These words had formed part of that dread ritual which told of dead Cthulhu's dream–vigil in his stone vault at R'lyeh, and I felt deeply moved despite my rational beliefs. Estas palabras habían formado parte de ese terrible ritual que hablaba de la vigilia onírica de Cthulhu muerto en su bóveda de piedra en R'lyeh, y me sentí profundamente conmovido a pesar de mis creencias racionales. Wilcox, I was sure, had heard of the cult in some casual way, and had soon forgotten it amidst the mass of his equally weird reading and imagining. Wilcox, estaba seguro, había oído hablar del culto de alguna manera casual, y pronto lo había olvidado en medio de la masa de sus igualmente extrañas lecturas e imaginaciones. Later, by virtue of its sheer impressiveness, it had found subconscious expression in dreams, in the bas–relief, and in the terrible statue I now beheld; so that his imposture upon my uncle had been a very innocent one. Más tarde, en virtud de su mera impresión, había encontrado expresión subconsciente en los sueños, en el bajorrelieve y en la terrible estatua que ahora contemplaba; de modo que su impostura sobre mi tío había sido muy inocente. The youth was of a type, at once slightly affected and slightly ill–mannered, which I could never like, but I was willing enough now to admit both his genius and his honesty. El joven era de un tipo, a la vez un poco afectado y un poco mal educado, que nunca podría gustarme, pero ahora estaba lo suficientemente dispuesto a admitir tanto su genio como su honestidad. I took leave of him amicably, and wish him all the success his talent promises. Me despido de él amistosamente y le deseo todo el éxito que promete su talento.

The matter of the cult still remained to fascinate me, and at times I had visions of personal fame from researches into its origin and connections. El asunto del culto aún me fascinaba y, a veces, tenía visiones de fama personal a partir de investigaciones sobre su origen y conexiones. I visited New Orleans, talked with Legrasse and others of that old–time raiding– party, saw the frightful image, and even questioned such of the mongrel prisoners as still survived. Visité Nueva Orleans, hablé con Legrasse y otros de ese antiguo grupo de asalto, vi la espantosa imagen e incluso interrogué a los prisioneros mestizos que aún sobrevivían. Old Castro, unfortunately, had been dead for some years. What I now heard so graphically at first–hand, though it was really no more than a detailed confirmation of what my uncle had written, excited me afresh; for I felt sure that I was on the track of a very real, very secret, and very ancient religion whose discovery would make me an anthropologist of note. Lo que ahora escuché tan gráficamente de primera mano, aunque en realidad no era más que una confirmación detallada de lo que mi tío había escrito, me emocionó de nuevo; porque estaba seguro de que estaba sobre la pista de una religión muy real, muy secreta y muy antigua cuyo descubrimiento me convertiría en un antropólogo notable. My attitude was still one of absolute materialism, as l wish it still were, and I discounted with almost inexplicable perversity the coincidence of the dream notes and odd cuttings collected by Professor Angell.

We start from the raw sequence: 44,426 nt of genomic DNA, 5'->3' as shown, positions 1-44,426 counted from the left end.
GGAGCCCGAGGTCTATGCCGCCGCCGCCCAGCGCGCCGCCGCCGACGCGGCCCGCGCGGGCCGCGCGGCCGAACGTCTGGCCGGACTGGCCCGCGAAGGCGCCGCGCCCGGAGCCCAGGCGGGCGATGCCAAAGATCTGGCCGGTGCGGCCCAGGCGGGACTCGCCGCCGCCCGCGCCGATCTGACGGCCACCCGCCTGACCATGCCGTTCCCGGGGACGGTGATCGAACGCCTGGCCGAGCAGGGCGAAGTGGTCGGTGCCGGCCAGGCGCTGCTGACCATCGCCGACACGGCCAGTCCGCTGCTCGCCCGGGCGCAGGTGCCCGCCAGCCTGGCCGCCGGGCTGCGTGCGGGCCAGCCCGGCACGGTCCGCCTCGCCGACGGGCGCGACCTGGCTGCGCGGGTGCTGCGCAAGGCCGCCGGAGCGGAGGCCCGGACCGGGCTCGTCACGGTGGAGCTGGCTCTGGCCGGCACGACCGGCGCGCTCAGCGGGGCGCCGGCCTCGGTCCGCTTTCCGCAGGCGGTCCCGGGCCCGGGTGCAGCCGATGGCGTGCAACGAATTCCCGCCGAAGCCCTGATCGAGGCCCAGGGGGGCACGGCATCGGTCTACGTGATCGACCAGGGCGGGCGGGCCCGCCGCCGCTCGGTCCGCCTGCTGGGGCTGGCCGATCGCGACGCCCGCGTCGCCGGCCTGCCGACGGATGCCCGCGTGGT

One thing I began to suspect, and which I now fear I know, is that my uncle's death was far from natural. He fell on a narrow hill street leading up from an ancient waterfront swarming with foreign mongrels, after a careless push from a Negro sailor. I did not forget the mixed blood and marine pursuits of the cult– members in Louisiana, and would not be surprised to learn of secret methods and rites and beliefs. Legrasse and his men, it is true, have been let alone; but in Norway a certain seaman who saw things is dead. Might not the deeper inquiries of my uncle after encountering the sculptor's data have come to sinister ears?. I think Professor Angell died because he knew too much, or because he was likely to learn too much. Whether I shall go as he did remains to be seen, for I have learned much now.